In December 2010, renowned Iranian director Jafar Panahi (Offside) was sentenced to six years in prison and banned from making films for 20 years. His crime? Supporting the opposition party during Iran’s highly charged 2009 election. Three months later on the eve of the Iranian New Year, while his wife and children are away delivering gifts, Panahi is home alone in his apartment. He turns on a camera.
What follows is a document of the day-to-day life of a man under house arrest: He spreads jam on bread. He brews tea. He feeds his daughter’s pet iguana. He calls his family. He checks in with his lawyer.
But it also evolves into a provocative meditation on the nature of filmmaking itself: Although he has been barred from directing films, writing screenplays, leaving the country and conducting interviews, Panahi’s sentence says nothing about reading or acting, so this is what he does, explaining what his most recent film would have been about had he been allowed to make it. Like René Magritte’s The Treachery of Images, in which the artist scrawls the words “This is not a pipe” under a painting of just such a smoking device, this is not a film but a representation of one.
Panahi grows frustrated with the experiment. “If we could tell a film, then why make a film?” he laments to his friend Mojtaba Mirtahmasb, who has arrived to follow him around the apartment with a camera in lieu of the static shots at the start of the day. Panahi pulls out copies of his movies—The Mirror and Crimson Gold and The Circle—demonstrating how when he was filming these, he was directed by his amateur actors and the set itself. He returns to acting out his unmade script, about a young woman whose conservative parents lock her in her bedroom. The parallels between filmmaker and character are uncanny.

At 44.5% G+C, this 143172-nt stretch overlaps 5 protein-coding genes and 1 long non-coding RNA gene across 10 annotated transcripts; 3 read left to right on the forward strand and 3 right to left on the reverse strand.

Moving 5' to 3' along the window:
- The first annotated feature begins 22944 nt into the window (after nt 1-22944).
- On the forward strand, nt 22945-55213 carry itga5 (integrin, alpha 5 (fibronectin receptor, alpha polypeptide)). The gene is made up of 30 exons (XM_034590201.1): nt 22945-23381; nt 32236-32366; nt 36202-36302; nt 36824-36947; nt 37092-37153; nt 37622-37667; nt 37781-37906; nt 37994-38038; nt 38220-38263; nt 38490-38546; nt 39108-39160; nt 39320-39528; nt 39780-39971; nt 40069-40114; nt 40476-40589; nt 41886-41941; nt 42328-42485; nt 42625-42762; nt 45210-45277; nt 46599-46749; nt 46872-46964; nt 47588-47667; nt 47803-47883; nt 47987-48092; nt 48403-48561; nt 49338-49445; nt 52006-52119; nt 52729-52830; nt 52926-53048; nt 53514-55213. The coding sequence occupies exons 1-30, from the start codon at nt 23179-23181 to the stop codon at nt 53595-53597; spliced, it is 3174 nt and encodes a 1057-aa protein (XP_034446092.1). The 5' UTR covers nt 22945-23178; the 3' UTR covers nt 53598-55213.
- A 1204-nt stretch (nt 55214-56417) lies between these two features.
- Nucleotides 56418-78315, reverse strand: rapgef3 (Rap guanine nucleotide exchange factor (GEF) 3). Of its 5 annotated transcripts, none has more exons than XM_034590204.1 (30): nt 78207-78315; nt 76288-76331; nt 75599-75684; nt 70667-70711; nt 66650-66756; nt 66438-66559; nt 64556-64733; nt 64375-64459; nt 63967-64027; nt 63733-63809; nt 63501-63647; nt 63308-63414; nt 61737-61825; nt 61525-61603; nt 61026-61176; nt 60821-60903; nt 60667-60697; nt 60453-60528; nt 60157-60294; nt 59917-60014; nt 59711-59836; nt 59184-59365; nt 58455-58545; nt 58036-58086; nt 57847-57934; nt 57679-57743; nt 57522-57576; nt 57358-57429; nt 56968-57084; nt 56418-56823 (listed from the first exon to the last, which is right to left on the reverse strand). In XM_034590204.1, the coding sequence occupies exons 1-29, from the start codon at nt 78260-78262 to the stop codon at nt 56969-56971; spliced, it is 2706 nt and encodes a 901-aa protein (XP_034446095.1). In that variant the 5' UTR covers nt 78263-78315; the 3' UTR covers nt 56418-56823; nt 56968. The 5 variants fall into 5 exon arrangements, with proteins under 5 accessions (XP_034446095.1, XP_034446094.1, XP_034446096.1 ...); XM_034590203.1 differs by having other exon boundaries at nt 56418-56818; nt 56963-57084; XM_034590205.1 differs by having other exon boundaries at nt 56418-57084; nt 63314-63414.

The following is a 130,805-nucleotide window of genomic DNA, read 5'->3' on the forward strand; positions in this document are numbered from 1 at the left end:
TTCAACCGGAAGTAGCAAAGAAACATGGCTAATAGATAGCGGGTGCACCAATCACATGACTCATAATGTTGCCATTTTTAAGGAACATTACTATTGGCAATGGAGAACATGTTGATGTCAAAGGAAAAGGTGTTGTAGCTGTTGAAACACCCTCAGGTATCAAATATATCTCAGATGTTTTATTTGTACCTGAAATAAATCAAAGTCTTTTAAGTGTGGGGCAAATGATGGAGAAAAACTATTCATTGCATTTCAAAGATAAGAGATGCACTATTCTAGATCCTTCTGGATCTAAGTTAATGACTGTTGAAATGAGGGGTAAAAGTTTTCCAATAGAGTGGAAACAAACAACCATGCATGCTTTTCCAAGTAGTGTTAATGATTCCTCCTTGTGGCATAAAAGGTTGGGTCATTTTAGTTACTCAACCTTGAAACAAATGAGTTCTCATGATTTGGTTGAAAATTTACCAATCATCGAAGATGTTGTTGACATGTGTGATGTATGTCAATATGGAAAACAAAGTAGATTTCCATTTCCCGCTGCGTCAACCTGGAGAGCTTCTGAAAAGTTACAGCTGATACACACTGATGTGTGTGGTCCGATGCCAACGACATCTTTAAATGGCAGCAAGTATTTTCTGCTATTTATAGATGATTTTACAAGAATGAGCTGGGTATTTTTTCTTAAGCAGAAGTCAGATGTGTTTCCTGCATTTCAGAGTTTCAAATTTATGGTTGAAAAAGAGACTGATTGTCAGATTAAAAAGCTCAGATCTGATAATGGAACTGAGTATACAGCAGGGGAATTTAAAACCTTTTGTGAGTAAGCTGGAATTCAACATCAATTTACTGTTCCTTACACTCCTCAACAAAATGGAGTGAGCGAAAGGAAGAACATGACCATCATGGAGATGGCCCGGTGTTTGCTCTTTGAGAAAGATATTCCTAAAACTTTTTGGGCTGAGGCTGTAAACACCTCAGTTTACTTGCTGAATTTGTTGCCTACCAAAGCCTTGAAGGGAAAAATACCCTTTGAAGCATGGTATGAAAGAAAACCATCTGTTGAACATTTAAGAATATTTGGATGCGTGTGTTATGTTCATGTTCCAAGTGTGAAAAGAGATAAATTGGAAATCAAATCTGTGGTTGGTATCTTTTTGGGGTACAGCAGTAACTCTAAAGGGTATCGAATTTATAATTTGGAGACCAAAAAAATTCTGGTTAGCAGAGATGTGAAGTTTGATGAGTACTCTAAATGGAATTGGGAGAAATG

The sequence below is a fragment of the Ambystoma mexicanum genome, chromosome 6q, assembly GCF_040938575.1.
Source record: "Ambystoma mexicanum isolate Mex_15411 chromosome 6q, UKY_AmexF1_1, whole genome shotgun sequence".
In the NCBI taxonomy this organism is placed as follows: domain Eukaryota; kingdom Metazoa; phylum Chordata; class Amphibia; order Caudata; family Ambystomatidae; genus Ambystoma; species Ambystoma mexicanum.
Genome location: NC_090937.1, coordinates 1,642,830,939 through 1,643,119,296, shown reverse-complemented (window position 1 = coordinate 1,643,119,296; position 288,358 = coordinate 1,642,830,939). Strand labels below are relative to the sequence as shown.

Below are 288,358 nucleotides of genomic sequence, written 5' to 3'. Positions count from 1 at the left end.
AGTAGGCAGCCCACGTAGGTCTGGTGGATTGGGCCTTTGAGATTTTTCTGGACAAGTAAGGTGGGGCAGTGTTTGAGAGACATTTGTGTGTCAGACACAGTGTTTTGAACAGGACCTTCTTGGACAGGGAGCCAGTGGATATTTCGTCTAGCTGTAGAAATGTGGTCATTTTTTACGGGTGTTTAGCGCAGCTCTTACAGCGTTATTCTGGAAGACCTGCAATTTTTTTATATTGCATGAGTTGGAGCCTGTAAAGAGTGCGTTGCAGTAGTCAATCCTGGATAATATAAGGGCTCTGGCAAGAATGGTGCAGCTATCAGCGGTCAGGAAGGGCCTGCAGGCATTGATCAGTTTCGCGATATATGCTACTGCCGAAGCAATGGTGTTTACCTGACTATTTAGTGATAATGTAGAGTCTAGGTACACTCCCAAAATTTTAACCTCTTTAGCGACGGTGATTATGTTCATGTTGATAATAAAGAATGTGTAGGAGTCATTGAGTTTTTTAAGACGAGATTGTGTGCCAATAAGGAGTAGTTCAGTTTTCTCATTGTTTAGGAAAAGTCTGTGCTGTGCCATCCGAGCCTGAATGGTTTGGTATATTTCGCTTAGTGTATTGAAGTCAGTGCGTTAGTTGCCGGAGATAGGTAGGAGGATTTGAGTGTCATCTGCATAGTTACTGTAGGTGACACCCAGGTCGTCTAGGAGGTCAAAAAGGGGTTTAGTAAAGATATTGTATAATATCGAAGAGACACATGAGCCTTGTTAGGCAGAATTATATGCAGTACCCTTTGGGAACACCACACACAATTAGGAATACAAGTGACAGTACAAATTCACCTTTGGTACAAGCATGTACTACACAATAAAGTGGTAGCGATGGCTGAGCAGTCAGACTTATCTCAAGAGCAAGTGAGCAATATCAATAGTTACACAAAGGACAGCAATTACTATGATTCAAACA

Meanwhile, outside, a nervous energy gathers in the streets as fireworks boom like bombs and armed officers patrol the neighborhoods. Over and over, Panahi’s friends and family tell him, “Don’t get worried,” which suggests they know that he will, and likely with reason.
By the time Mirtahmasb excuses himself—he’s clearly anxious about his family as the activity escalates outside—the two men are filming each other, Panahi on his iPhone, Mirtahmasb on a modest DV camera. Panahi can’t help himself. “I got bored. I’m taking a film.” His friend gone, he turns his lens on the young man who has arrived to collect his trash. This Is Not a Film is a snapshot of a filmmaker in exile, yes, but also a poignant portrait of a country under a repressive regime and a compelling manifesto on the perseverance of art.
Directors: Jafar Panahi and Mojtaba Mirtahmasb
Release Date: Feb. 29, 2012